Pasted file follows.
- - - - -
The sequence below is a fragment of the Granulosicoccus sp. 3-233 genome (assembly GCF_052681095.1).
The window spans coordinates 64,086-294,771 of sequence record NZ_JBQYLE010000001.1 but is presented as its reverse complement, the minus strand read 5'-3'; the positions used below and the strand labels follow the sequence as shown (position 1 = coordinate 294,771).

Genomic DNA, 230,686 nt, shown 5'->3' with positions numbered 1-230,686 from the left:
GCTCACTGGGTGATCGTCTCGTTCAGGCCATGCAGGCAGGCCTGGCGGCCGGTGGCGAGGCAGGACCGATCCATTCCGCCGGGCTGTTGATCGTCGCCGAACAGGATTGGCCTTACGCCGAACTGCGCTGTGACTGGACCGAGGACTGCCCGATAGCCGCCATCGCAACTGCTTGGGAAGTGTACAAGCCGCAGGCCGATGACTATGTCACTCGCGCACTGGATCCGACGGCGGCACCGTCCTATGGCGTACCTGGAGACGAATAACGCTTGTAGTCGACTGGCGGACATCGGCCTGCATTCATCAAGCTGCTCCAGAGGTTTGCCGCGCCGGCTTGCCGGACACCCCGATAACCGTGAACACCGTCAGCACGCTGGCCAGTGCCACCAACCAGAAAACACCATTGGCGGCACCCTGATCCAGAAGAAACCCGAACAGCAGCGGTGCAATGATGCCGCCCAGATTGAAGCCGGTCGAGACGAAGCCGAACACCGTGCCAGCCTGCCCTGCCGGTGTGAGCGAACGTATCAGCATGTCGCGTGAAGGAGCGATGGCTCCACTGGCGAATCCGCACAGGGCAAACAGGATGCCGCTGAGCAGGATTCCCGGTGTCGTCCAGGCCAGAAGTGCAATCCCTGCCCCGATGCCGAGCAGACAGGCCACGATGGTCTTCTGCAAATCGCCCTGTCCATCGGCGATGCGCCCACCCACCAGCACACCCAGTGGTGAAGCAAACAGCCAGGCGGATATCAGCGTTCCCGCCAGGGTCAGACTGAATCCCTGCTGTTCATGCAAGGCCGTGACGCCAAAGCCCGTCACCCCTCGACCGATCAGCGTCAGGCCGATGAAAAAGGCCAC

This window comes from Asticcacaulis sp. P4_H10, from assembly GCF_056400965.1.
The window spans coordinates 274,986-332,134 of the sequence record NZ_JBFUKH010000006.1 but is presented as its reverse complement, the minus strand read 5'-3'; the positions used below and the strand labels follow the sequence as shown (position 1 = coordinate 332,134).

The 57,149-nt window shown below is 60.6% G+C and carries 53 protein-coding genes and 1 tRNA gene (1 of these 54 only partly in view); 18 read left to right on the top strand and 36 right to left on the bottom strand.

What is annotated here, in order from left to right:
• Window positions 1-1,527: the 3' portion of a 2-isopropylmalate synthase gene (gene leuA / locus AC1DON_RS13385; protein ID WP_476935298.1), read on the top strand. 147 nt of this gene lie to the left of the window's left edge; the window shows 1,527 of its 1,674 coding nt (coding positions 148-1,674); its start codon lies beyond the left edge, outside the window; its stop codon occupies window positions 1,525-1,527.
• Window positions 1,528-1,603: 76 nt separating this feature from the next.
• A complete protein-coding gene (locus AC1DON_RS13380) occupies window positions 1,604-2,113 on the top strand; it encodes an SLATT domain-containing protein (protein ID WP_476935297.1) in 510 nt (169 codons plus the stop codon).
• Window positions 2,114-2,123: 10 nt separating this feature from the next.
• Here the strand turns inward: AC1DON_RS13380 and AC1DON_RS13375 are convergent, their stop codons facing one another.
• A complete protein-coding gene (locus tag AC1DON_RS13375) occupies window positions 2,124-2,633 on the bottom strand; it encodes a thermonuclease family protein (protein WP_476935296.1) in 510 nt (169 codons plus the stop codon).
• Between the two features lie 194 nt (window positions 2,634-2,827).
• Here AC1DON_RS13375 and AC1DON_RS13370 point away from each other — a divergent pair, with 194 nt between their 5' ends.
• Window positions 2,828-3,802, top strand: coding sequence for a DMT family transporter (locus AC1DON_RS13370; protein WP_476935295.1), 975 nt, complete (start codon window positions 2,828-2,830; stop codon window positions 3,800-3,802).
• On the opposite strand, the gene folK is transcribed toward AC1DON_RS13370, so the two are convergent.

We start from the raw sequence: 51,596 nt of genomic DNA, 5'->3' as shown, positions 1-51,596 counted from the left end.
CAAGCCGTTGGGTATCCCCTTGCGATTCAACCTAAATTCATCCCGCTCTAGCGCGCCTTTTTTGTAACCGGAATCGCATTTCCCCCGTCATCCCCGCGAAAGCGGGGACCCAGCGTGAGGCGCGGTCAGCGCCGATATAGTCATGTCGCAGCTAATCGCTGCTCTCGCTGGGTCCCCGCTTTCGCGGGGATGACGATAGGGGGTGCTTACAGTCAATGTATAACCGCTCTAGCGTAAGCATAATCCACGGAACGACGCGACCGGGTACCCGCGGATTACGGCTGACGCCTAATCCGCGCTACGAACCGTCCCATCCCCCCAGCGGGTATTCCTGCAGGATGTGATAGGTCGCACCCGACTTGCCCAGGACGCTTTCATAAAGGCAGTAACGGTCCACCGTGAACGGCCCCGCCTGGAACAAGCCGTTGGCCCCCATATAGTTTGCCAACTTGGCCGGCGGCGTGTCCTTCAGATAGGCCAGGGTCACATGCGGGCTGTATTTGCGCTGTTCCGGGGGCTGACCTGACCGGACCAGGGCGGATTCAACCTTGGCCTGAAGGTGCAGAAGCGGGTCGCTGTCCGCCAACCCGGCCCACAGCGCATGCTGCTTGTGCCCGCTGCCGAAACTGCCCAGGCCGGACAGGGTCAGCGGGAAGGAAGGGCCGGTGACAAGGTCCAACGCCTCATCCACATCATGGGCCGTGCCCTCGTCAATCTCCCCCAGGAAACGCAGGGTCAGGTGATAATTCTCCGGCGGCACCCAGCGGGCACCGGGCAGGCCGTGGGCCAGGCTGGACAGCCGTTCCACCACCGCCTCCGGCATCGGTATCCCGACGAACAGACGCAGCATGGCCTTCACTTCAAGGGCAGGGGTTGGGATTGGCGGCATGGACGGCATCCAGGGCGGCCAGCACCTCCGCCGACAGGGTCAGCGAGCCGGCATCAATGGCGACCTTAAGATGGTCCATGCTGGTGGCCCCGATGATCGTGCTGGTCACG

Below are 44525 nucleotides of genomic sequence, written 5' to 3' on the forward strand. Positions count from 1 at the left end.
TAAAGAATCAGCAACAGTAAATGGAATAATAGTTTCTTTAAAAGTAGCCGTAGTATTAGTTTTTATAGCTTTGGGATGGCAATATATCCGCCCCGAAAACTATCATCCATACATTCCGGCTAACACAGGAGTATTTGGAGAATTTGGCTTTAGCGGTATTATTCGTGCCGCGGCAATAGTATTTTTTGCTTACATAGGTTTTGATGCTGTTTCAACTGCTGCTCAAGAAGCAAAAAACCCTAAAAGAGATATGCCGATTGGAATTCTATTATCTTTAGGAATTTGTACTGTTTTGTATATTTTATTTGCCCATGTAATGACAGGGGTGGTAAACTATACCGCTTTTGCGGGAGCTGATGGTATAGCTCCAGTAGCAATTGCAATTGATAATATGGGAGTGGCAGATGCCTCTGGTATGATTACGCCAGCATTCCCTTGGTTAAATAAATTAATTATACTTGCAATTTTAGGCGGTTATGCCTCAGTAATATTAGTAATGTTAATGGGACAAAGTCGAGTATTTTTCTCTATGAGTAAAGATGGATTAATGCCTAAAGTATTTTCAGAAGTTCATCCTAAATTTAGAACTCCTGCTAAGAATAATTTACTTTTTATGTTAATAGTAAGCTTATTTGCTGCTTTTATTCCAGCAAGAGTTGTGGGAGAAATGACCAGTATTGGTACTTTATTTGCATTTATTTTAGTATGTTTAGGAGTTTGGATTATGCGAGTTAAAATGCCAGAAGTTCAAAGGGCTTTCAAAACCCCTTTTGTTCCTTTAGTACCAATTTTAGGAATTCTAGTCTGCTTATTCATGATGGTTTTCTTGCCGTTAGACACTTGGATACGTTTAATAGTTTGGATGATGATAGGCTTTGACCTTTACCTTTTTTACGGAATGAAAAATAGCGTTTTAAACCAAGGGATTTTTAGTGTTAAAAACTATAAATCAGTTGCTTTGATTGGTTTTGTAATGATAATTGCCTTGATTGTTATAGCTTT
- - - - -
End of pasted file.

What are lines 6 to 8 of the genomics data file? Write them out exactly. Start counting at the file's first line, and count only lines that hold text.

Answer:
The window spans coordinates 274,986-332,134 of the sequence record NZ_JBFUKH010000006.1 but is presented as its reverse complement, the minus strand read 5'-3'; the positions used below and the strand labels follow the sequence as shown (position 1 = coordinate 332,134).

The 57,149-nt window shown below is 60.6% G+C and carries 53 protein-coding genes and 1 tRNA gene (1 of these 54 only partly in view); 18 read left to right on the top strand and 36 right to left on the bottom strand.

What is annotated here, in order from left to right: